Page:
Open Time : 5:00 AM to 7:00 PM
Entry : free
Address : Ranthambore Fort, Ranthambhor Road, Vigyan Nagar, Sawai Madhopur, Rajasthan, India
More Travel Tips from Ranthambore
Why to visit Ranthambore Fort
In 2013, the UNESCO designated Ranthambore Fort and the other five Rajasthani forts in the category of Hill forts of Rajasthan as World Heritage Sites. Although the precise beginning of the Ranthambhore fort is still a matter of debate, it is generally acknowledged that there was a settlement there as early as the eighth century AD.
Huge stone walls, fortified by towers and bastions, encircle the Ranthambore Fort. The main entrance to the fort is through a small valley that was defended at four points. Only the Misradhara gate, the original gate, is still intact. Some of the fort's ruins are Hammir's Court, Battis Khambha Chhatri, Hammir Palace, and Rani Palace.
In the 12th and 13th centuries, red Karauli stone was used to build three Hindu temples, one each for Ganesh, Shiva, and Rama. A Jain temple dedicated to Lord Sumatinath and Lord Sambhavanath is also present. The most well-known and historic temple of Lord Ganesha in Rajasthan is located quite close to the fort's main entrance gate and is called the Trinetra Ganesha Temple.
The Architecture of Ranthambore Fort:
The Ranthambore Fort, which has stunning architecture and is situated in the centre of Vindhya and Aravali hills, is perched on a 700-foot-high hill. It is largely accepted that the Ranthambhore Fort's construction began in 944 AD, under the reign of Sapaldaksha, a Chauhan Rajput monarch. The fame and bravery of Hammir dev of the Chauhan dynasty are associated with the fort.
In the 13th century, Aladdin Khilji took control of the Ranthambore Fort. Following that, the ownership of Ranthambore Fort changed multiple times till Akbar, the great Mughal emperor, finally acquired control of the fort and declared the State of Ranthambore to be null and void in 1558. Up to the middle of the 18th century, the fort was under the control of the Mughal emperors.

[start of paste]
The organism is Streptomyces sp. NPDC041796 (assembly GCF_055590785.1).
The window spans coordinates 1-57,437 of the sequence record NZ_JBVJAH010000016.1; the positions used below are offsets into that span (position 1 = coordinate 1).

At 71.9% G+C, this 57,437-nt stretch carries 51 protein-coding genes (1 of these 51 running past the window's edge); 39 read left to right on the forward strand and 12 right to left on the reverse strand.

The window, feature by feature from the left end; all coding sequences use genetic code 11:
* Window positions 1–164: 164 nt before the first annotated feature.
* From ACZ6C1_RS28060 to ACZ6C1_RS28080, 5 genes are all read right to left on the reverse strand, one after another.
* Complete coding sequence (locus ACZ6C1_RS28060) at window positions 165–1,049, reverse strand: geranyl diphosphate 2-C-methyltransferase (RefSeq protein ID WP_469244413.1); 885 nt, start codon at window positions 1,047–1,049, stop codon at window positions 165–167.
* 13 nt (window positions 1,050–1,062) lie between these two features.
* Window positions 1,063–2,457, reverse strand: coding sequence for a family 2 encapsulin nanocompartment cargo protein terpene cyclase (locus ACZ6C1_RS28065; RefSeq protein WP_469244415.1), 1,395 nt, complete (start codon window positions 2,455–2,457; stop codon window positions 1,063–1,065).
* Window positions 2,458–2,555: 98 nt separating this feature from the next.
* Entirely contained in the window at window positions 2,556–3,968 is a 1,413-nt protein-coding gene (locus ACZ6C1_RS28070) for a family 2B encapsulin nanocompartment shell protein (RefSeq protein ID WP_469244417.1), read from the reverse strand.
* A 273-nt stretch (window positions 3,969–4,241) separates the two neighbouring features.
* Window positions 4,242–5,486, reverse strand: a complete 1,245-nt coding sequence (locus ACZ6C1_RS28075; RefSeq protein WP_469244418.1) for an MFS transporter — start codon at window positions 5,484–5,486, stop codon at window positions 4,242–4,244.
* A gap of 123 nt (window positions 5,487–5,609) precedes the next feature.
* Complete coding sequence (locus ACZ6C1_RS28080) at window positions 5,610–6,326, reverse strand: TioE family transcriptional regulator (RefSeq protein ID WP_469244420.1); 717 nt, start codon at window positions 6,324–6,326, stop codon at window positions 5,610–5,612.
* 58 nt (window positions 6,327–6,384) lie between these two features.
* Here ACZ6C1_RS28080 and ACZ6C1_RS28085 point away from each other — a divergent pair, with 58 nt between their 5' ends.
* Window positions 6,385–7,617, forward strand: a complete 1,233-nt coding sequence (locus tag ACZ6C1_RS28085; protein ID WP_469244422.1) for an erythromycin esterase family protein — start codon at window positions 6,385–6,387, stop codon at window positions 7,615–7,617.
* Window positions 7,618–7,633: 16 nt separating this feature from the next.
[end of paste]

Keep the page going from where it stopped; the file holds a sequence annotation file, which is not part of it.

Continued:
The western portion of the fort is where most guests stay when visiting. The virtually wild eastern portion of the fort receives very few tourists. In this area of the fort, the Gupt Ganga is a small perennial stream. Tourists can view a wide variety of bird species, langurs, the odd little cat, and occasionally even leopards. One of the finest sites to search for the extremely rare and elusive fishing cat is the fort.
FAQ on Ranthambore Fort
What time does the Ranthambore Fort open and close?
The fort can be seen while on a safari through the National Park, which is only available from October to June. Depending on the month, the hours are either 7 AM to 10:30 AM or 6:30 AM to 10 AM in the morning and 2 PM to 6:30 PM in the evening.
How is the Ranthambore Fort reached?
The Sawai Madhopur Railway Station, which is 10 kilometres from the Ranthambore fort, is where railway passengers can disembark and take a taxi or another form of public transportation to their final destination. While the fort is roughly 180 km away from the Jaipur (Sanganer) airport, where visitors flying in can land. From Sanganer Airport, visitors can afterwards take taxis or buses to securely arrive at Ranthambore.
What time of year is ideal for visiting Ranthambore Fort?
Before the sweltering heat of the desert sets in, between the months of October and February is the ideal time to visit the Ranthambore fort.
How much does it cost to explore the Ranthambore Fort?
Depending on the timetable and number of days chosen to visit, one can choose a trip based on the tour packages offered by the National Park.
By using a private cab or personal vehicle, it is possible to visit Ranthambore Fort independently without obtaining any authorization. There are roughly 600 steps from the main entrance to the top of the fort. Put on conservative clothing in eco-friendly hues. Select from brown or green hues. Since they are not accustomed to them, animals may become startled when they see bright colours. Keep quiet inside the Park. Circulate the Reserve slowly and with caution.
By Atharva Yeshwardhan
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